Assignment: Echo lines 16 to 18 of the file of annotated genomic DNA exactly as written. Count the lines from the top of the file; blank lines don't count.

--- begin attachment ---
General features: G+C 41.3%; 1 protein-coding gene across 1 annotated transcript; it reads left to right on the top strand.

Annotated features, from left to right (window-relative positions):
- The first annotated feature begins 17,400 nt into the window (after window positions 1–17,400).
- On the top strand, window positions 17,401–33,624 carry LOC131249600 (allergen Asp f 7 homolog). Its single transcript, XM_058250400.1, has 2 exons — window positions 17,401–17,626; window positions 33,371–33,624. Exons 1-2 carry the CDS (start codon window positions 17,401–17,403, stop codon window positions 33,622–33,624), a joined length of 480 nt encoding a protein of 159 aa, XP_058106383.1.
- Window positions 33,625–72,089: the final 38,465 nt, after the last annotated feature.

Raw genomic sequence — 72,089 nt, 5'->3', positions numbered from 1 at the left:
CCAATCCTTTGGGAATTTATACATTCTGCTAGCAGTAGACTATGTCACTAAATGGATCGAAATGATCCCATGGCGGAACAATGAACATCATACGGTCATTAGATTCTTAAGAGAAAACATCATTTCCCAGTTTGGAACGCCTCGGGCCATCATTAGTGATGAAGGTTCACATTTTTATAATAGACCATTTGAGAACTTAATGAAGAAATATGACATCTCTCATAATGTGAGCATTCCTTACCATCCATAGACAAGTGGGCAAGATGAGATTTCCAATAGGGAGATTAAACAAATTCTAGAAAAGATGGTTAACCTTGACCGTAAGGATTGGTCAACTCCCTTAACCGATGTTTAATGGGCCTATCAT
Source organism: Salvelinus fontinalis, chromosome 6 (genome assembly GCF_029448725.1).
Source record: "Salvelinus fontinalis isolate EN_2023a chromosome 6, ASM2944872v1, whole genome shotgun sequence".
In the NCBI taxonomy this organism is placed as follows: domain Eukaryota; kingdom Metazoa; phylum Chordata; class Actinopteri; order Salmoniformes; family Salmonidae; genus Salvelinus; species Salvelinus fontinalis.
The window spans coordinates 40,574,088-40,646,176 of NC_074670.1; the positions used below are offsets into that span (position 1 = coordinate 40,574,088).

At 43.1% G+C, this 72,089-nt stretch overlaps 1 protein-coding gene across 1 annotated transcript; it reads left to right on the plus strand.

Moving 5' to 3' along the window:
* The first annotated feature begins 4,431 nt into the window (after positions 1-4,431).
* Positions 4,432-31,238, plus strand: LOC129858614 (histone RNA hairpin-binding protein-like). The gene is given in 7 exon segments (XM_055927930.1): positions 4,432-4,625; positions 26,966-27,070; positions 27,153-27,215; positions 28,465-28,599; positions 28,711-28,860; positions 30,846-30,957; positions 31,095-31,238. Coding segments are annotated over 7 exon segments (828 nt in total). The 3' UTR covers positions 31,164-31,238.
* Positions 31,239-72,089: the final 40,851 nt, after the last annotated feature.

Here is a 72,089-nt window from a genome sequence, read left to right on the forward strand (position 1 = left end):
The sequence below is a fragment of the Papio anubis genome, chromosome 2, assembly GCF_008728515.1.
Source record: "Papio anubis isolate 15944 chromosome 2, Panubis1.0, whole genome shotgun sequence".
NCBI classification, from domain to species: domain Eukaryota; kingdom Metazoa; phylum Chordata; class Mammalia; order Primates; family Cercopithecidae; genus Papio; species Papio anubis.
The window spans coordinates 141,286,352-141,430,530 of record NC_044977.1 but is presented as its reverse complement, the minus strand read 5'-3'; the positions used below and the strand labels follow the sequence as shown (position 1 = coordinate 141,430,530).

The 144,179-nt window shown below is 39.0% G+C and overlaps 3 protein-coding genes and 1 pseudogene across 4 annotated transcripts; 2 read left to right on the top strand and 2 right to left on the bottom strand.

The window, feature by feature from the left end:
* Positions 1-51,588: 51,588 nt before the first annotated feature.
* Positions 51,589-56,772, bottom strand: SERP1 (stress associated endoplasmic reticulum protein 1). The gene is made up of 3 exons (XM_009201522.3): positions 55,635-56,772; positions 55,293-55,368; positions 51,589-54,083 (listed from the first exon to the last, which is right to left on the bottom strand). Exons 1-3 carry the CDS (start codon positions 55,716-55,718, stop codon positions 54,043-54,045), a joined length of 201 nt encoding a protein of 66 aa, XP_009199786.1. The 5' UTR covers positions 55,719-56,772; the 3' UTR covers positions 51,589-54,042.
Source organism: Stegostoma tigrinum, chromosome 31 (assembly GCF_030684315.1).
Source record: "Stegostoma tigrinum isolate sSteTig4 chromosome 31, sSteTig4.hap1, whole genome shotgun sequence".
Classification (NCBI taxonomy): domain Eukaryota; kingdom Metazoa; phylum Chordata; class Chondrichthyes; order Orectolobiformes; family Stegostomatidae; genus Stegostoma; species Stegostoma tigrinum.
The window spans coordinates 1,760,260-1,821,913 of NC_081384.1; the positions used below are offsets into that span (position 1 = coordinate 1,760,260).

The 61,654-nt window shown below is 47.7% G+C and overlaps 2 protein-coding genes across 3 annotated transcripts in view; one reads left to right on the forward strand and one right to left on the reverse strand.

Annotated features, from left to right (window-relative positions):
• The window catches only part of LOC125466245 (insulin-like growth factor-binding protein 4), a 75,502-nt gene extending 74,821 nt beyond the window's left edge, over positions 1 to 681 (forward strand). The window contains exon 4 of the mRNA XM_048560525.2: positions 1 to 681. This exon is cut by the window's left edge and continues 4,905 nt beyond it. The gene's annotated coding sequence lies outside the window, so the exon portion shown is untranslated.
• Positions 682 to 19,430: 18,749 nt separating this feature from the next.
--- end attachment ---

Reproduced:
* Positions 31,239-72,089: the final 40,851 nt, after the last annotated feature.

Here is a 72,089-nt window from a genome sequence, read left to right on the forward strand (position 1 = left end):
The sequence below is a fragment of the Papio anubis genome, chromosome 2, assembly GCF_008728515.1.